On average, 70% of the skatepark’s users will be skateboarders, and the remaining 30% will be a mix of BMX and scooter riders. Even at facilities where BMX is prohibited, BMX riders are likely to occasionally use the park. It’s not that BMX riders enjoy flaunting the rules; rather, they see a fun place to ride that appears to have little negative impact on anyone else. Park rules, such as “No BMX Bikes,” that provide no direct value to the patrons are often overlooked. Scooter riders also introduce some special considerations that should not be overlooked.
Most organizations, including the Tony Hawk Foundation, fully embrace BMX usage in skateparks and encourage all communities and advocates to resolve any concerns they may face about these users directly and equitably.
Advantage: Increased park usage
BMX is sometimes prohibited for fear of the increase in users and, as a result, heavy loads put on maintenance and upkeep. Parks Departments may not support increased usage, particularly if it exceeds capacity, but it’s much better to perceive this as a “good problem to have.” In other words, you’ve created a facility that is too popular. This is not an uncommon issue for skateparks, particularly in areas where they are rare. The opportunity to draw even more youth to the facility (and off the streets) far outweighs the minimal increase to wear-and-tear.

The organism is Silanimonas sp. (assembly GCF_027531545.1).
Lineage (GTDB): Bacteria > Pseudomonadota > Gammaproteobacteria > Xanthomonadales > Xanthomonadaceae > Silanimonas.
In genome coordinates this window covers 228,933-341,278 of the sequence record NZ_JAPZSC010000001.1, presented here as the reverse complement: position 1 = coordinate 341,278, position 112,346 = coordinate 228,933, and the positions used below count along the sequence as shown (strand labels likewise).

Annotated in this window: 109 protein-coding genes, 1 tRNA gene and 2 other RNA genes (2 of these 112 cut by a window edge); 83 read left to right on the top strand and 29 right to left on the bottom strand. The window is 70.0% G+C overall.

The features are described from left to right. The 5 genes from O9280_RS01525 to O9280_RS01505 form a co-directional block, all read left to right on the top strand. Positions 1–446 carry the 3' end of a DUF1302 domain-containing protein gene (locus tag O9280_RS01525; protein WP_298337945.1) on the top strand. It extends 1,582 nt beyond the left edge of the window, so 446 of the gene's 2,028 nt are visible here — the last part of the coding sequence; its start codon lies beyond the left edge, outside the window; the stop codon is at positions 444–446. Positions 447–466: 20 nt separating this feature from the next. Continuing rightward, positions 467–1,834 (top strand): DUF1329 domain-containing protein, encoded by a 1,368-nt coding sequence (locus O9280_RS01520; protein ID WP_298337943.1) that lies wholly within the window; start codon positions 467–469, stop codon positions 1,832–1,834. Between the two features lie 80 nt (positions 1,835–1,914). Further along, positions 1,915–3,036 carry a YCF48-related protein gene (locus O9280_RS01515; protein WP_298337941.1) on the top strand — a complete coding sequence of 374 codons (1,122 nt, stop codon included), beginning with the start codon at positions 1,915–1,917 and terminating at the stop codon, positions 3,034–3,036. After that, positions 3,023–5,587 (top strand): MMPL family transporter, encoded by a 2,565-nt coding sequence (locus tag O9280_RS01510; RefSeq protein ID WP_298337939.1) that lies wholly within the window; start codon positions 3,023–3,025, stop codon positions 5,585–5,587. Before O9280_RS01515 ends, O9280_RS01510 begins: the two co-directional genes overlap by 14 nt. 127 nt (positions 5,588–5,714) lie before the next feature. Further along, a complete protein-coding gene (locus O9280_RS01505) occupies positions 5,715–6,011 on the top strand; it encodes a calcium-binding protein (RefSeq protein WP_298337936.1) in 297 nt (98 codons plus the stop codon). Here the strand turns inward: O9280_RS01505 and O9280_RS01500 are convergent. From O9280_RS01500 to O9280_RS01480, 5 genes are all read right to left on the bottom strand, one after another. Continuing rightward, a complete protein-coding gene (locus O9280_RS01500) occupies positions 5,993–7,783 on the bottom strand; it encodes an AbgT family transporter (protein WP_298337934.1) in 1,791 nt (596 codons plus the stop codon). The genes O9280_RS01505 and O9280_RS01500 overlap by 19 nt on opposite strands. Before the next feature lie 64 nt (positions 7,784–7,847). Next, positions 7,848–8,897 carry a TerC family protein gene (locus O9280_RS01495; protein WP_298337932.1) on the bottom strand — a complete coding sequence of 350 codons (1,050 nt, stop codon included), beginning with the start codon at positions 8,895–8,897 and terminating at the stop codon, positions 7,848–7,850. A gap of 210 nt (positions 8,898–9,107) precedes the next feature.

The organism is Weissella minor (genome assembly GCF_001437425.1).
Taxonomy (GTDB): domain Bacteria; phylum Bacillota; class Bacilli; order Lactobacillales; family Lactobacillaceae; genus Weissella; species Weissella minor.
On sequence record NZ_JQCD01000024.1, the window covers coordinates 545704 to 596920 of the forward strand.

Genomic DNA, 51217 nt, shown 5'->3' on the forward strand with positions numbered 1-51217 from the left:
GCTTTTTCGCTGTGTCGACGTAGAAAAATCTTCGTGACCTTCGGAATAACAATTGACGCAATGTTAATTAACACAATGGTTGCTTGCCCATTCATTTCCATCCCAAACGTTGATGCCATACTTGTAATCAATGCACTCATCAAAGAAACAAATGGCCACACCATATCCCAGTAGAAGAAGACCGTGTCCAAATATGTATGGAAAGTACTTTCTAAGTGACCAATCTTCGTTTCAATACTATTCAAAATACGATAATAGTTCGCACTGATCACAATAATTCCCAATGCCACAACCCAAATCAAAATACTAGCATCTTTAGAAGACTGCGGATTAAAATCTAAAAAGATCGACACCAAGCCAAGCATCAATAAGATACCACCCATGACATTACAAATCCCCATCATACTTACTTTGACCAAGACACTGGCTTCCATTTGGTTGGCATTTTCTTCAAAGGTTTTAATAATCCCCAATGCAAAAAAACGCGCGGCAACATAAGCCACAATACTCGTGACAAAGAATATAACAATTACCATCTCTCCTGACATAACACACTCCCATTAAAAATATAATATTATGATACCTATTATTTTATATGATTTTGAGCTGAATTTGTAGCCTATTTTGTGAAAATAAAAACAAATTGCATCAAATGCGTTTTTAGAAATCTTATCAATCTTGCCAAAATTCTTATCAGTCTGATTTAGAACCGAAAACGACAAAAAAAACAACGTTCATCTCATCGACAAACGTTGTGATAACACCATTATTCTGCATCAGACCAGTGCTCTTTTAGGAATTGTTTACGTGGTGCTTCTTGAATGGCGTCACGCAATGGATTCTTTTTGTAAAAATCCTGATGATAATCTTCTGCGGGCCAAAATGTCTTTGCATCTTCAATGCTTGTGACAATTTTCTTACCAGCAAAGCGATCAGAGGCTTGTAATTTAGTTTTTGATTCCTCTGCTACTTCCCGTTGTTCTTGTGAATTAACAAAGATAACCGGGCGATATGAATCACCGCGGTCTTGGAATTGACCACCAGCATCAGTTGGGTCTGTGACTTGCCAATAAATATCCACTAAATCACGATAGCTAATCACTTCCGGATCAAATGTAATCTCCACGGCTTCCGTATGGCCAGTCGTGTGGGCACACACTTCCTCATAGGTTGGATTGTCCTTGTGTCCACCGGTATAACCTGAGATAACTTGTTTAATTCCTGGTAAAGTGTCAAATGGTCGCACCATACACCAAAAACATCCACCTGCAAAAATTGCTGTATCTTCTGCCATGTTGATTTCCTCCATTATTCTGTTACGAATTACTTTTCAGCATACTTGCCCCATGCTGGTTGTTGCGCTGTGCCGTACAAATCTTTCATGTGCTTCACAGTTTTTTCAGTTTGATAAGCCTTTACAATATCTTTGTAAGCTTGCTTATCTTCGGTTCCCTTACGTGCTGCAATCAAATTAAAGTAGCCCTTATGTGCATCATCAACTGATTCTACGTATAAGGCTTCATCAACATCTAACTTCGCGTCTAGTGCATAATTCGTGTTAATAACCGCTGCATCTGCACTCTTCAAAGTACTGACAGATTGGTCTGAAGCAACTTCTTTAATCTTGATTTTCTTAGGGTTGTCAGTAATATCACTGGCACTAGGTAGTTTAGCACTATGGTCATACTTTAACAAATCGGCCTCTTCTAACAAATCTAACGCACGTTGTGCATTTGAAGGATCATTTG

Advantage: Wider spectrum of patron
More types of users at the skatepark will introduce more youth to each other and help incubate an inclusive space. Prohibiting particular park users, even if for justifiable reasons, will increase a degree of separation between the skateboarders and the broader community. As skateboarders, BMX riders, and scooter riders tend to maintain social groups based on their athletic interests, when it comes time to rally park patrons and supporters for events, including all three types of users will ultimately reach a wider audience.